Baroque ‘n’ Roll

Jethro Tull – Birmingham Cathedral

It takes a lot to imbue me with the spirit of Christmas, it’s all this enforced jollity and good will to all men that gets my goat, but I must admit that when I left the architectural wonder that is Birmingham Cathedral, I felt at peace with the world. It’s amazing what a couple of pints in the Old Joint Stock and a cheeky large glass of wine in the cathedral’s nave can do.

This concert was part of the Jethro Tull 50th Anniversary tour and for the last ten years or so the band have been putting on concerts in cathedrals around the country to celebrate Yuletide. This year it was Birmingham Cathedral’s turn. All monies raised went to the cathedral’s restoration fund and, in particular, towards the preservation of the wonderful Edward Burne-Jones stained glass window. A worthy cause, to be sure.

One of two baroque cathedral in the country, St Paul’s being the other, and one of the smallest, standing cheek by jowl with the edifices of Mammon on Colmore Row, it made for an unusual and curiously intimate setting for a seasonal and more acoustically orientated Tull gig.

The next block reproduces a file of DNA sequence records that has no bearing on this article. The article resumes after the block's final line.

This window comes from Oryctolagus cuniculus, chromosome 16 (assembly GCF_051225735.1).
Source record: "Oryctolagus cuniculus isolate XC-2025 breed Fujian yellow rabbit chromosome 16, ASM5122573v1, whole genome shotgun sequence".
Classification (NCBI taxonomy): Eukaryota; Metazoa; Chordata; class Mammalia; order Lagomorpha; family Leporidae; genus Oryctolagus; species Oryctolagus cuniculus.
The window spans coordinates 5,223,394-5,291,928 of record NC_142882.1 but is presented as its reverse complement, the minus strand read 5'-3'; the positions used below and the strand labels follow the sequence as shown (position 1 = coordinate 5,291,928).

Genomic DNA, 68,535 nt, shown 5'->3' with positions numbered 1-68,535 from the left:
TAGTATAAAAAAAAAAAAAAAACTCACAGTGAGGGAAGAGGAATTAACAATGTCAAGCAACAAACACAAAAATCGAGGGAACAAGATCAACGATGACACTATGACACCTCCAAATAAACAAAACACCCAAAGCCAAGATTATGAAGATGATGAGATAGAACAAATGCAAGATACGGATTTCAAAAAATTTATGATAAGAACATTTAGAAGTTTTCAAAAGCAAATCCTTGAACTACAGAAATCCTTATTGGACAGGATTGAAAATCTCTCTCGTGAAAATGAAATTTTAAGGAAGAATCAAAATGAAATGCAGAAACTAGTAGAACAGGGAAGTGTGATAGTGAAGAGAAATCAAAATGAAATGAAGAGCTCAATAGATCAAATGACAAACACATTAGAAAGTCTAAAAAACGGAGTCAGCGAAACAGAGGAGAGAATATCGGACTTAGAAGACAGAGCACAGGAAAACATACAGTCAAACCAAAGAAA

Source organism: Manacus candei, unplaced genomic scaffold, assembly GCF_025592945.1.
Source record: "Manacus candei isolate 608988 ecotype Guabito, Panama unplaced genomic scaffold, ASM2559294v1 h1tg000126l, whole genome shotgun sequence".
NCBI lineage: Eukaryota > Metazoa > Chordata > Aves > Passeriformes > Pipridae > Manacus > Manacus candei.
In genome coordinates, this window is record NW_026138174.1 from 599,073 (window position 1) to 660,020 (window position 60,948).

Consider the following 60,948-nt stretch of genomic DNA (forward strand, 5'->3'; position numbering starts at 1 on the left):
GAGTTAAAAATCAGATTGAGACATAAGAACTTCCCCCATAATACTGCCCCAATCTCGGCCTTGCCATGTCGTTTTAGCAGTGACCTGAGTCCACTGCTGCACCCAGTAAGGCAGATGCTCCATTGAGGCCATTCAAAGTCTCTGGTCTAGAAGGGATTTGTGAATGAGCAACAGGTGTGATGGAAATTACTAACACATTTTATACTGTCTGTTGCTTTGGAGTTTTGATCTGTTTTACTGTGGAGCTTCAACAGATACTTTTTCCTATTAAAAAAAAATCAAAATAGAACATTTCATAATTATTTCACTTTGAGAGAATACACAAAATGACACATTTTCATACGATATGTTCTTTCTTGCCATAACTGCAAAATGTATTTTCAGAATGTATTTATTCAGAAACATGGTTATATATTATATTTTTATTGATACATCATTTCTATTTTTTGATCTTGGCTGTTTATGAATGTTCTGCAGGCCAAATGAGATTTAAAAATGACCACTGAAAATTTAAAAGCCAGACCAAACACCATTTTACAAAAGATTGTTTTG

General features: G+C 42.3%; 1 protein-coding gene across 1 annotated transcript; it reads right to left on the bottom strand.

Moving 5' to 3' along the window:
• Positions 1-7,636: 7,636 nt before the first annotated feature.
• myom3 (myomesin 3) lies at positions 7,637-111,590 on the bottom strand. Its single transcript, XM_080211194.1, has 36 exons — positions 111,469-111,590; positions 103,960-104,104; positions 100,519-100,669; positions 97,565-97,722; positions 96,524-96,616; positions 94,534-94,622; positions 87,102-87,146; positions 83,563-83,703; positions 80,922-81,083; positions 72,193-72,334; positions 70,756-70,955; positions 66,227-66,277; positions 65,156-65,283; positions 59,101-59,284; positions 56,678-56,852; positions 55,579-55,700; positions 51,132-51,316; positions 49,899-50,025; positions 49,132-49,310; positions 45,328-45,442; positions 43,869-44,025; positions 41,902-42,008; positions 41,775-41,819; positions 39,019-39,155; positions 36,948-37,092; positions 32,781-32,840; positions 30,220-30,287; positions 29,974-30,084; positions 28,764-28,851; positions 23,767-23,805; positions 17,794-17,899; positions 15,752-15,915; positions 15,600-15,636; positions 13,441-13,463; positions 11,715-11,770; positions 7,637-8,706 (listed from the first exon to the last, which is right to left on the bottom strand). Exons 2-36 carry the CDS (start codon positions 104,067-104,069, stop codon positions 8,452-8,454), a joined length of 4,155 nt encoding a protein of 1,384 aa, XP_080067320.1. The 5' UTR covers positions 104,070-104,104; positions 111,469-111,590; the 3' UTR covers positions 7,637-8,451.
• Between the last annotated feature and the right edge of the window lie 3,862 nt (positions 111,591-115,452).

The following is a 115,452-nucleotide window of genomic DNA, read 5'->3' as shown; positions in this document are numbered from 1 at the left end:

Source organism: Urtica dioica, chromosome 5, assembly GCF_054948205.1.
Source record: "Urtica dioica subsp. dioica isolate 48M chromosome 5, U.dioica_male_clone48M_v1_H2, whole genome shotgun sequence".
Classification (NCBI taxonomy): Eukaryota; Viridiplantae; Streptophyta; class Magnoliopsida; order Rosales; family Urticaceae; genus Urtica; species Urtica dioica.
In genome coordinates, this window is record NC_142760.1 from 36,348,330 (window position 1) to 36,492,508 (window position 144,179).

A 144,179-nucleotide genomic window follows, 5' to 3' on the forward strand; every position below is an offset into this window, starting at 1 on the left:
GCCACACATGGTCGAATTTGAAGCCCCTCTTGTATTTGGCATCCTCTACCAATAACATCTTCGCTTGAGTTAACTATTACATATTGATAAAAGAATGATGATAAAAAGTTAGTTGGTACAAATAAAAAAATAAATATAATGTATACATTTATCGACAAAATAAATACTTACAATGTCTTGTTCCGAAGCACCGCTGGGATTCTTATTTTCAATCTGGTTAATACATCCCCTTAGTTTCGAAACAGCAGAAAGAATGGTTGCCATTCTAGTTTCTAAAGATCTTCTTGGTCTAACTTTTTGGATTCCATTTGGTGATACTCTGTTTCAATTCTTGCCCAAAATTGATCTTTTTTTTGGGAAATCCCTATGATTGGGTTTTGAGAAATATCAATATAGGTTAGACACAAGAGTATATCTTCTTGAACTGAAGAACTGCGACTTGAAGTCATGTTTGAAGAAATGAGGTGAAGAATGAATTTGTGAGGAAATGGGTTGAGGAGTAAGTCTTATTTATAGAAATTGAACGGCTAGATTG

Ian Anderson has had to be inventive in recent years to mask his set of failing vocal chords but there was less need for such subterfuge as he wasn’t having to battle against the might and fury of a prog band at full throttle. A gentler, more relaxed style seemed to suit him better and perhaps this is the direction that he should move towards, if he feels the need to continue to tread the boards.

The band was helped out by the Cathedral choir on a few seasonal ditties which were given the Anderson twist. The set included a generous helping from the 2003 Jethro Tull Christmas album, was sprinkled with a few old favourites, Aqualung in particular was heavily bowdlerised to suit the surroundings, and seasoned with a couple of guest artists.